Voltage divider circuits have a variety of uses, but for the type of practical circuitry that we’re concerned with, they serve two primary functions: reading resistive sensors and analog level shifting.
Reading Resistive Sensors
A non-obvious usage for voltage dividers is for reading resistive sensors. Resistive sensors are specialized resistors that have a variable resistance depending on whatever input they’re sensing. For instance, a photoresistor may have
30kΩ of resistance in the dark, but only
1kΩ of resistance in bright sunlight. There’s no way to measure resistance directly with a Netduino, but if the resistive sensor is put in place of one of the resistors in a voltage divider circuit, the
Vout voltage can be read, and the sensor’s resistance can be calculated based on the known resistance of the other resistor in series:
Analog Level Shifting
Another common use of voltage dividers is to adjust, through division, the level of an analog input signal to a lower level.
For instance, a 5V analog temperature sensor may output
5V, depending on the temperature that it’s sensing. At the highest temperature it can sense, it might output a
0V at the lowest temperature, and voltage in between representing temperatures between those two points.
However, Netduino has analog inputs that can read voltage from
3.3V. So in order to convert (or level shift) the signal from a 5V sensor to a 3.3V analog input, it needs to be divided:
In practice, very few sensors are 5V anymore (lower voltage is faster and can be used on smaller circuits; most modern CPUs run internally at 1.2V or less), but occasionally you might find an older 5V sensor that you want to use.
In addition to the divider circuits used in level shifting and resistive sensors, voltage division is used internally in potentiometers, which are knobs or sliders that provide a variable voltage output based on the adjustable resistance of the internal variable resistor. Potentiometers are often used on electronic devices to provide user input, for example, the volume on a stereo is often controlled by a potentiometer. The following image shows a traditional potentiometer on the left and a trimmer potentiometer (trimpot) on the right:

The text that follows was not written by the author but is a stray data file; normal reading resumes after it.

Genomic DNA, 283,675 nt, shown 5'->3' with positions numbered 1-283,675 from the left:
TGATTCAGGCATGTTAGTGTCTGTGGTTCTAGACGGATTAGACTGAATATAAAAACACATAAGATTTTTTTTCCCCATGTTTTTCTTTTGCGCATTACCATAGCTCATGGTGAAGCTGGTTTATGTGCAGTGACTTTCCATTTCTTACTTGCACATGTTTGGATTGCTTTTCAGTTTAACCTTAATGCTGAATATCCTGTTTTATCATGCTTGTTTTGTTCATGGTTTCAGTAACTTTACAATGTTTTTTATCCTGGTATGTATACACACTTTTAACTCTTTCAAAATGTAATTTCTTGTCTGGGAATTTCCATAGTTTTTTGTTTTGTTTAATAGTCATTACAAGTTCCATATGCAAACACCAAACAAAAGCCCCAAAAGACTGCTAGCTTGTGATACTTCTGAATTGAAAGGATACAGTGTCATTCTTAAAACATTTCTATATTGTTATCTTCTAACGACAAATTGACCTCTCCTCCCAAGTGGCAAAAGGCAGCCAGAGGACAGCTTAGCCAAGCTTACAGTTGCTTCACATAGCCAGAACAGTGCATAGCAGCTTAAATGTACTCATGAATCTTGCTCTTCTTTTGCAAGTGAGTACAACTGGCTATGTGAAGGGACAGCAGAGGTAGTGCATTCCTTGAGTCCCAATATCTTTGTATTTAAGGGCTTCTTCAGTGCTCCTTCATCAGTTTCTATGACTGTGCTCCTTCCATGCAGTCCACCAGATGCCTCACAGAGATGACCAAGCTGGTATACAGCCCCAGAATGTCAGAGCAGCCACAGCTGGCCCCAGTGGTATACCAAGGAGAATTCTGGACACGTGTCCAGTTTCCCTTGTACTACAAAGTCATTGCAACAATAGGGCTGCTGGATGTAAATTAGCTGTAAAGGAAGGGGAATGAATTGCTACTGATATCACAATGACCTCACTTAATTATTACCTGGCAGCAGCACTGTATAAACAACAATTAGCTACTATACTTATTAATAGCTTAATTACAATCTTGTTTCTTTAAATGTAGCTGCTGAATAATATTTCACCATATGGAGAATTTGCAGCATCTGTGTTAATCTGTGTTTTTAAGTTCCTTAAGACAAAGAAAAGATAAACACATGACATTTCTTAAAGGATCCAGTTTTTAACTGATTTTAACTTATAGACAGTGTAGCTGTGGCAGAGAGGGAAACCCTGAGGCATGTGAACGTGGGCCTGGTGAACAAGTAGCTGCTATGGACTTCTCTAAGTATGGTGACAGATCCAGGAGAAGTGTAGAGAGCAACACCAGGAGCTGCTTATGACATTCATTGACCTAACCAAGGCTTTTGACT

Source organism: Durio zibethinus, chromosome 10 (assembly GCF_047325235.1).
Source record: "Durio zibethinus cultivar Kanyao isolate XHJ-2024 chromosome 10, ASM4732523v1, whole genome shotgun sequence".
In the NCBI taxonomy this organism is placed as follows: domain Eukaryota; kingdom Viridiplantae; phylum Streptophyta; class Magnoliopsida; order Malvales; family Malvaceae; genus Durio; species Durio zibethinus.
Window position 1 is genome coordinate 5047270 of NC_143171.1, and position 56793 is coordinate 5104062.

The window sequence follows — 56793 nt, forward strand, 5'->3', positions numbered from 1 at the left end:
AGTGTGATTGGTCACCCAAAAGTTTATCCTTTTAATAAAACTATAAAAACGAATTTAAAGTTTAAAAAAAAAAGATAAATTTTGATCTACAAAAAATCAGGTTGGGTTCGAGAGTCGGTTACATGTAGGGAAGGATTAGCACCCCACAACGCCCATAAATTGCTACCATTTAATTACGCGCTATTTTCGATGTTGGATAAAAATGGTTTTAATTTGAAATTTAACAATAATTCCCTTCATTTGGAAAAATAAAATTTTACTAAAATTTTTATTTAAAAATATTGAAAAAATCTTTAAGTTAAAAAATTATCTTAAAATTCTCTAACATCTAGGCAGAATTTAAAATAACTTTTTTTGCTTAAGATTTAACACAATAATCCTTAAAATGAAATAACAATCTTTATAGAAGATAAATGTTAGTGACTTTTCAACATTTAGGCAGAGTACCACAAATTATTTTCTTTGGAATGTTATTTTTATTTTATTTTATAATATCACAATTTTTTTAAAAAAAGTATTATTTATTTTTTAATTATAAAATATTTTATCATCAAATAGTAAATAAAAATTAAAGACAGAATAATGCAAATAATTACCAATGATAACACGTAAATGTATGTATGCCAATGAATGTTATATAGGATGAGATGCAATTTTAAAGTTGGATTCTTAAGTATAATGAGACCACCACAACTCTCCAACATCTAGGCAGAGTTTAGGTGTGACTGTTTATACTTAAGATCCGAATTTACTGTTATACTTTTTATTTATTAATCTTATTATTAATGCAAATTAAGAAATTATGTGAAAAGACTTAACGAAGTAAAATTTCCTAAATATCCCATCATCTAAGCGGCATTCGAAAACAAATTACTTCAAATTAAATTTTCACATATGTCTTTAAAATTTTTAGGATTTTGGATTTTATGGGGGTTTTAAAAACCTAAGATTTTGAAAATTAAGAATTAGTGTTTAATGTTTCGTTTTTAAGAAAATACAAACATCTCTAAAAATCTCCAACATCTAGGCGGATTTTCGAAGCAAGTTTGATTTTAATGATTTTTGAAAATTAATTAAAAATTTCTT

Potentiometers often have a decorative knob (for instance, a volume knob) attached to them after they’re installed in their finished products. Trimpots are usually used internally in products to provide very precise adjustments, often to balance circuits. They’re not meant for daily use, and often their lifespan is no more than 200 cycles/turns.
Whether voltage dividers are used to level shift or read resistive sensors, there are some practical considerations that must be understood before they can be used effectively.
Load and the Third Leg
When a load is attached to
Vout, the values of the voltage divider circuit change. This is because a load has resistance, and that means that
Load becomes a parallel resistance circuit:
Therefore, when calculating the divider resistance, the resistance of the load must also be considered.
For instance, if we were to use the voltage divider discussed earlier (in which
R1 = 8Ω and
R2 = 12Ω), and the load had a fixed resistance of
3Ω, we can calculate the total resistance of the bottom half of the divider by adding together the conductance of
RLoad (recall that parallel resistance is calculated by adding together the conductance, or G, in siemens (S), which is the reciprocal of resistance):
Conductance (G) = 1 / R
G of R2 = (1 / 12Ω) = 0.083S
G of RLoad = (1 / 3Ω) = 0.33S
Total G = 0.083S + 0.33S = .42 S
Total Resistance of Load and R2 = 1 / 0.42 = 2.4Ω
So instead of getting
3V to the load, if we calculate
Vout, we’d actually get something much smaller:
Vout = Vs * (R2 / (R1 + R2))
R2 now = R2 + RLoad
Vout = 5V * (2.4Ω / 10.4Ω)) = 1.15V
As illustrated above, a
3Ω resistance in the load made a big difference; in this case, the load would only see
1.15V! And because the total resistance has changed, the amount of power would have also changed.
Netduino Analog to Digital Converter (ADC) Load
In both the level shifting and the resistive sensor, the values are read by Netduino via the Analog to Digital Converter (ADC) on the STM32F microcontroller, which is the main processing chip. An ADC reads voltage signals and converts them to a digital value that describes the input voltage level (